The statistical analysis was conducted using GraphPad Prism 6 software (La Jolla, CA, USA) and MedCalc version 10.1.6 (MedCalc Software, Mariakerke, Belgium). Paired Student’s t-test was used to compare gene expression levels between rectal cancer and normal tissue samples. Associations between DNA methylation status and clinico-pathological features of the patients were analyzed by an unpaired t-test (Student’s t-test or Welch’s t-test) and Fisher’s exact test. All reported P-values were two-sided, with P < 0.05 being considered statistically significant. Spearman’s rank correlation coefficients were used to assess correlations between methylation and gene expression, P values < 0.05 were considered statistically significant. Receiver operating characteristic (ROC) analysis was performed by MedCalc statistical software.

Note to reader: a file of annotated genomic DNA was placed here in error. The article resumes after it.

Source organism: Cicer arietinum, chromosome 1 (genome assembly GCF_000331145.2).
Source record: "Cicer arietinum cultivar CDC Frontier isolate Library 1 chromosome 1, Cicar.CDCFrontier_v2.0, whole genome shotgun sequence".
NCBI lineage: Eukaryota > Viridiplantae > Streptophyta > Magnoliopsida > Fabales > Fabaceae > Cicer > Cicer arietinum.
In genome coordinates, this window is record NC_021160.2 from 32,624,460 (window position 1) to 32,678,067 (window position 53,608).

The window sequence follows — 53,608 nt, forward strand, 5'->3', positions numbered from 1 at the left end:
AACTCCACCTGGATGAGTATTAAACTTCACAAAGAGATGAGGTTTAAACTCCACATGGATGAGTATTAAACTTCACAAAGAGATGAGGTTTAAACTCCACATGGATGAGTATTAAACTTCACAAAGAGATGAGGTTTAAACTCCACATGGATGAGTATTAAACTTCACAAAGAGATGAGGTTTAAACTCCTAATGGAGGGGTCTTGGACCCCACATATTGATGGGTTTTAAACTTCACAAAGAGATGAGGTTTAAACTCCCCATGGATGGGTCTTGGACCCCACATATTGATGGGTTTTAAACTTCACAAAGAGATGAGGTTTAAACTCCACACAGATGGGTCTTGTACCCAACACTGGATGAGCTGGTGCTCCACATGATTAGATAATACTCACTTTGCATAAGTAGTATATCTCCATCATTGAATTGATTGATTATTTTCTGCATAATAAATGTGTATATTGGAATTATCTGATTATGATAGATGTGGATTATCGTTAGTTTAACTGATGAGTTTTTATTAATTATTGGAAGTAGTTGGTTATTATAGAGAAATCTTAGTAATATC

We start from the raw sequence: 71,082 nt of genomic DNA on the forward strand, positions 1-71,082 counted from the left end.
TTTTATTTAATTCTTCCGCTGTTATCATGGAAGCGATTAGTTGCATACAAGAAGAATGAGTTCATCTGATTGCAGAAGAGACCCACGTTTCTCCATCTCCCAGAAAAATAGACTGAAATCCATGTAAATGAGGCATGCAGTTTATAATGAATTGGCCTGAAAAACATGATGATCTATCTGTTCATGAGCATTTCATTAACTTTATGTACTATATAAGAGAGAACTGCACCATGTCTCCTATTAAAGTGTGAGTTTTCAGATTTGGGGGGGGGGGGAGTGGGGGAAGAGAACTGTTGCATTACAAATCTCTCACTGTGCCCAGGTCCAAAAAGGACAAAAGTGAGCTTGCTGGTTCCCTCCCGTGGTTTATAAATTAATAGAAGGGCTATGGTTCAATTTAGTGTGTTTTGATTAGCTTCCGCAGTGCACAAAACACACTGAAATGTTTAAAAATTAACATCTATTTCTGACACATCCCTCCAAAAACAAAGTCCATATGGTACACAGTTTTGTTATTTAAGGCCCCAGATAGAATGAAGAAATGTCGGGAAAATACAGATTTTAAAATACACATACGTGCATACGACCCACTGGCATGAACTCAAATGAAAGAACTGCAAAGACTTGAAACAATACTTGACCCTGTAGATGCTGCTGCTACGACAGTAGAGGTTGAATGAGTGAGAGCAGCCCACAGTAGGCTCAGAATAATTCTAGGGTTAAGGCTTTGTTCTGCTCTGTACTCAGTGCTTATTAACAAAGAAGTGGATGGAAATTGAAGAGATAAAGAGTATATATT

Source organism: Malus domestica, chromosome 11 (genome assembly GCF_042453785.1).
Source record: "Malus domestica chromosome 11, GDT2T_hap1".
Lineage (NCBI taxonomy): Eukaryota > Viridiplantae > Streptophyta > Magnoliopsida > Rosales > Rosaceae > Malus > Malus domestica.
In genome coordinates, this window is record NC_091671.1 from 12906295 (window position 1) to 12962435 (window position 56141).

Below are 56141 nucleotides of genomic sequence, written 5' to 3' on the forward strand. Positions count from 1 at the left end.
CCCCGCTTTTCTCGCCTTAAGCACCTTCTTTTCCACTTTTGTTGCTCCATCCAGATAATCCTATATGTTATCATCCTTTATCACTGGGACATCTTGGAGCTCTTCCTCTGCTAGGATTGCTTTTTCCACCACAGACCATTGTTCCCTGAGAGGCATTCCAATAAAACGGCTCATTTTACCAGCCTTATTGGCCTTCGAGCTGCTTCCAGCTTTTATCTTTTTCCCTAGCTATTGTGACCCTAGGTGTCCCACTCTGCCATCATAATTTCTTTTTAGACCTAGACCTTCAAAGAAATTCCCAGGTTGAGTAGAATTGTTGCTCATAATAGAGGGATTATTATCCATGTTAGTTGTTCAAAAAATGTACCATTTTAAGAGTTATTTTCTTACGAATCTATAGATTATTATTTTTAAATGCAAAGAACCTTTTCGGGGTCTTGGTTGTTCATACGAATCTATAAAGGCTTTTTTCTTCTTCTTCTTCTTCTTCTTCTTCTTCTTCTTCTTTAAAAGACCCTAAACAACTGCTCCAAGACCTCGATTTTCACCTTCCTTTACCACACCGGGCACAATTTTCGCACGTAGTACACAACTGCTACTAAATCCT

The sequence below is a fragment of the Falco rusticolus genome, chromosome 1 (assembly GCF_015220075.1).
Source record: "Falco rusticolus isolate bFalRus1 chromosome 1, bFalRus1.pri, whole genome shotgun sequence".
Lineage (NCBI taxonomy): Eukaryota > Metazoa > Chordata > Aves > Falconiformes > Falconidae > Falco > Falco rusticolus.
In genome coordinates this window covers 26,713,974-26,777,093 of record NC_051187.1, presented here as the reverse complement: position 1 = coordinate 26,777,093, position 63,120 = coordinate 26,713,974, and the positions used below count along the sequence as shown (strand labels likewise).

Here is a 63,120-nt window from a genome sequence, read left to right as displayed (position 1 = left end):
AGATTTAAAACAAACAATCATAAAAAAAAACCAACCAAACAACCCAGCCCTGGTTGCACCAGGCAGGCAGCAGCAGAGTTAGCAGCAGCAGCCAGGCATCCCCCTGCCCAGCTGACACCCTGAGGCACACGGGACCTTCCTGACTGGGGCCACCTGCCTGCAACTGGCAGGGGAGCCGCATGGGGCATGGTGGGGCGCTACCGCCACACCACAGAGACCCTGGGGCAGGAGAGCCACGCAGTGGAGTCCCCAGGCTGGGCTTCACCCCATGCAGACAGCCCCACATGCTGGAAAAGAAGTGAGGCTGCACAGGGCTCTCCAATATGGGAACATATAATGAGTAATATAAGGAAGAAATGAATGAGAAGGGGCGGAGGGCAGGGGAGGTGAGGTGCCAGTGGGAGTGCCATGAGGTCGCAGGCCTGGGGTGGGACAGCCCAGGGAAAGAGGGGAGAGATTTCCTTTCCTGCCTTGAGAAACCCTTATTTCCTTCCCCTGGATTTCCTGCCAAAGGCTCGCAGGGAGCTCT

Abbreviations

colorectal carcinoma (CRC), CpG island (CGI), false discovery rate (FDR), Gene Expression Omnibus (GEO), glutathione-S-transferases (GSTs), methylation sensitive high resolution melting curve (MS-HRM), National Center for Biotechnology Information (NCBI), transcription start site (TSS), The Cancer Genome Atlas (TCGA), untranslated regions (UTR), receiver operating characteristic (ROC).

CONFLICTS OF INTEREST

The Authors do not have any conflicts of interest.

GRANT SUPPORT

Grant sponsor: National Natural Science Foundation of China (to M. L.), Grant number: 81372612; Grant sponsor: National Natural Science Foundation of China (to G. L.), Grant number: 81302059; Grant sponsor: Natural Science Foundation of Heilongjiang Province of China (to G. L.), Grant number: LC2013C35; Grant sponsor: Foundation of Educational Committee of Heilongjiang Province of China (to G. L.), Grant number: 12541300.